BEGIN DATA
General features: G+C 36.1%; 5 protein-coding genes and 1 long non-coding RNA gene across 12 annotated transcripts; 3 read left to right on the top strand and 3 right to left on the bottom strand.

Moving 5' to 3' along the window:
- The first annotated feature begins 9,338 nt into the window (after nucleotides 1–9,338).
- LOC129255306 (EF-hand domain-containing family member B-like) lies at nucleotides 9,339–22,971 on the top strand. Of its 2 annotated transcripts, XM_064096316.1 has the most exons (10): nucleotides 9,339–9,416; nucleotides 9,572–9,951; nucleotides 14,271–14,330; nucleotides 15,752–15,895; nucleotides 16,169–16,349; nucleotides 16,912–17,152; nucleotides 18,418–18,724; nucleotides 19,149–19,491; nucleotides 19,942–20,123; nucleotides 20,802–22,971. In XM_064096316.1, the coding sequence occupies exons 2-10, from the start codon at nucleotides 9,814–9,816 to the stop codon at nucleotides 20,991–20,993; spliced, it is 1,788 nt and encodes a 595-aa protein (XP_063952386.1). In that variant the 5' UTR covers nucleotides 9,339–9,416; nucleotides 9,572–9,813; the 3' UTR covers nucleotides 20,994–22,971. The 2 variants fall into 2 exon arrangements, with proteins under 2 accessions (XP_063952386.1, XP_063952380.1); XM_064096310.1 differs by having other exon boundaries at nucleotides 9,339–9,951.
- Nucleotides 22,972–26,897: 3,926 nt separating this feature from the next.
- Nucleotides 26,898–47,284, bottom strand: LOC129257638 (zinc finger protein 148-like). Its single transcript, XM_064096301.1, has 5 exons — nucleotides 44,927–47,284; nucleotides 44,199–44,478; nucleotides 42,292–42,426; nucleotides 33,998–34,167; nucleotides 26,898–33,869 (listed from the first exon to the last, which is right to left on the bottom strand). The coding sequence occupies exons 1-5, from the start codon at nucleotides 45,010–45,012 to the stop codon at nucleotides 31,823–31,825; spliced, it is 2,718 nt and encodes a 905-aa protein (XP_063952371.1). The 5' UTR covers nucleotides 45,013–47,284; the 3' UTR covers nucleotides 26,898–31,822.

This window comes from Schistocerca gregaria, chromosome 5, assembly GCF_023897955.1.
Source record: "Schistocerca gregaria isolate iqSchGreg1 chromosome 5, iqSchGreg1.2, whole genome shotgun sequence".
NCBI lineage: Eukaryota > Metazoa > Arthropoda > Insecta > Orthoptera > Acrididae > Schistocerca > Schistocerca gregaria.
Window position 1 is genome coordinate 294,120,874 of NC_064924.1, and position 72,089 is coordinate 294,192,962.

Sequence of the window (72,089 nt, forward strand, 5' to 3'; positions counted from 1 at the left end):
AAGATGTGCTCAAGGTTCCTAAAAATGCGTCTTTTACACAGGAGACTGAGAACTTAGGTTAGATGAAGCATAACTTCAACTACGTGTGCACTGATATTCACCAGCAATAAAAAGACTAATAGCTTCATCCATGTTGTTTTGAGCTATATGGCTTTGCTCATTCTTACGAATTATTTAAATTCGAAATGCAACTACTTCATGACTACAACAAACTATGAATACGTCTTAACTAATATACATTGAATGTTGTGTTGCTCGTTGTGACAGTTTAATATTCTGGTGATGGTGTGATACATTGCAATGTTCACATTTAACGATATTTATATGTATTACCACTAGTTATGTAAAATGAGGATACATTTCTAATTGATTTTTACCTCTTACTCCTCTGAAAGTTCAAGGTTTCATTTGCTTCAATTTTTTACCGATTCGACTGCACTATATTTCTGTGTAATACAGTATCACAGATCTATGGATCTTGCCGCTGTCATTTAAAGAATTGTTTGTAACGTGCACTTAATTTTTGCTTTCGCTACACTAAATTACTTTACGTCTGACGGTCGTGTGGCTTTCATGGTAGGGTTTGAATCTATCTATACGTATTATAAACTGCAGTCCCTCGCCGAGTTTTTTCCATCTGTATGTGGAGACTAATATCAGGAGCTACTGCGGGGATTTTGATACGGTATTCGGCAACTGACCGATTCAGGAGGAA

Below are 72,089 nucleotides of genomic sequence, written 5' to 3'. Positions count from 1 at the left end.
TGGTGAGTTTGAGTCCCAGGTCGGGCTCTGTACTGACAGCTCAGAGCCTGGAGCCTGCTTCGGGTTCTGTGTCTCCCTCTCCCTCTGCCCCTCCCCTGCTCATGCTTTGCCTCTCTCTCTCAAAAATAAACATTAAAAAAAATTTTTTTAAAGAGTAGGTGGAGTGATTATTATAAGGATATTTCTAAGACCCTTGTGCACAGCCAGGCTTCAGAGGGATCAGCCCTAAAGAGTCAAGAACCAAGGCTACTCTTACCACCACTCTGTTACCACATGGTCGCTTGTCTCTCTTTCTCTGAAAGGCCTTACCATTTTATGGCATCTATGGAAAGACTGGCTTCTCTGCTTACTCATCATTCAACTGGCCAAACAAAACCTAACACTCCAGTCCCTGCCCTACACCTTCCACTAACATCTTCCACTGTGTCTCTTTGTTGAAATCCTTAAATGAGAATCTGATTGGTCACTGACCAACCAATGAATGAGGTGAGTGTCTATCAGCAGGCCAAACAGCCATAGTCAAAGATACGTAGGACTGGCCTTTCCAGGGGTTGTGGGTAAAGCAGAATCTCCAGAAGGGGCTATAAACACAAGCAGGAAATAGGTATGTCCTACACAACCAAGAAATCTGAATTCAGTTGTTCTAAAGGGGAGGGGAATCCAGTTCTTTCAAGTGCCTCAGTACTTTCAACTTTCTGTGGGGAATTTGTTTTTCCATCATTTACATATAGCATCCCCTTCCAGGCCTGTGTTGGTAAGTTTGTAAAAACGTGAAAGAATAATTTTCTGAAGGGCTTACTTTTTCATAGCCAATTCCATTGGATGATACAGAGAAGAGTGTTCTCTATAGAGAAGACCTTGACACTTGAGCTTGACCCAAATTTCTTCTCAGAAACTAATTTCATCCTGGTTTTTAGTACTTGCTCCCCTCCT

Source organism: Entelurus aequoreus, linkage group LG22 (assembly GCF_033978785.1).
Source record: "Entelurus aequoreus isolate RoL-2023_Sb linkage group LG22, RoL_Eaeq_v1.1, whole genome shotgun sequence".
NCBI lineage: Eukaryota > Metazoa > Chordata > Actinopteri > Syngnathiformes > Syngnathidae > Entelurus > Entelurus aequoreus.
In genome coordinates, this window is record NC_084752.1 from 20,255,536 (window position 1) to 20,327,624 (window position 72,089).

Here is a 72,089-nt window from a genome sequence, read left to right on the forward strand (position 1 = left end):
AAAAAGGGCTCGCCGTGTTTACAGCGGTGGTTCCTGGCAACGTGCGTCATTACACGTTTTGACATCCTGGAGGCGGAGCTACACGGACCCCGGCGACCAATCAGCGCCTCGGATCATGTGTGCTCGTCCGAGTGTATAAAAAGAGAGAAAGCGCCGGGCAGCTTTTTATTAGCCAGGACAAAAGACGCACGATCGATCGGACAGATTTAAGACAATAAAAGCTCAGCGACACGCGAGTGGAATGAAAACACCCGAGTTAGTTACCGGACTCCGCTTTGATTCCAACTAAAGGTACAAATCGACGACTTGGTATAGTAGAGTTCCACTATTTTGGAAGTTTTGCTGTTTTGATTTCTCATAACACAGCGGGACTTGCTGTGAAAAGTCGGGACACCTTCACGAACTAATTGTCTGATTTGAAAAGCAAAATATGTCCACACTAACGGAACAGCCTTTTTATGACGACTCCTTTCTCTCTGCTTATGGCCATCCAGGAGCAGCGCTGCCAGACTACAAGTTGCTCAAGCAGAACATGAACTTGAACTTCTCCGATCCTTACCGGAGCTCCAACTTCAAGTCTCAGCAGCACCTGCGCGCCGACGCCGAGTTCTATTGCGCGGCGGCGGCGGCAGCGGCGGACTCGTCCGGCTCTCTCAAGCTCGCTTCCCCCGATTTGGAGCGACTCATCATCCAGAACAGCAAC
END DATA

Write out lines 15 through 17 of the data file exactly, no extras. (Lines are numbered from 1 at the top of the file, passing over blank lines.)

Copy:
Source organism: Entelurus aequoreus, linkage group LG22 (assembly GCF_033978785.1).
Source record: "Entelurus aequoreus isolate RoL-2023_Sb linkage group LG22, RoL_Eaeq_v1.1, whole genome shotgun sequence".
NCBI lineage: Eukaryota > Metazoa > Chordata > Actinopteri > Syngnathiformes > Syngnathidae > Entelurus > Entelurus aequoreus.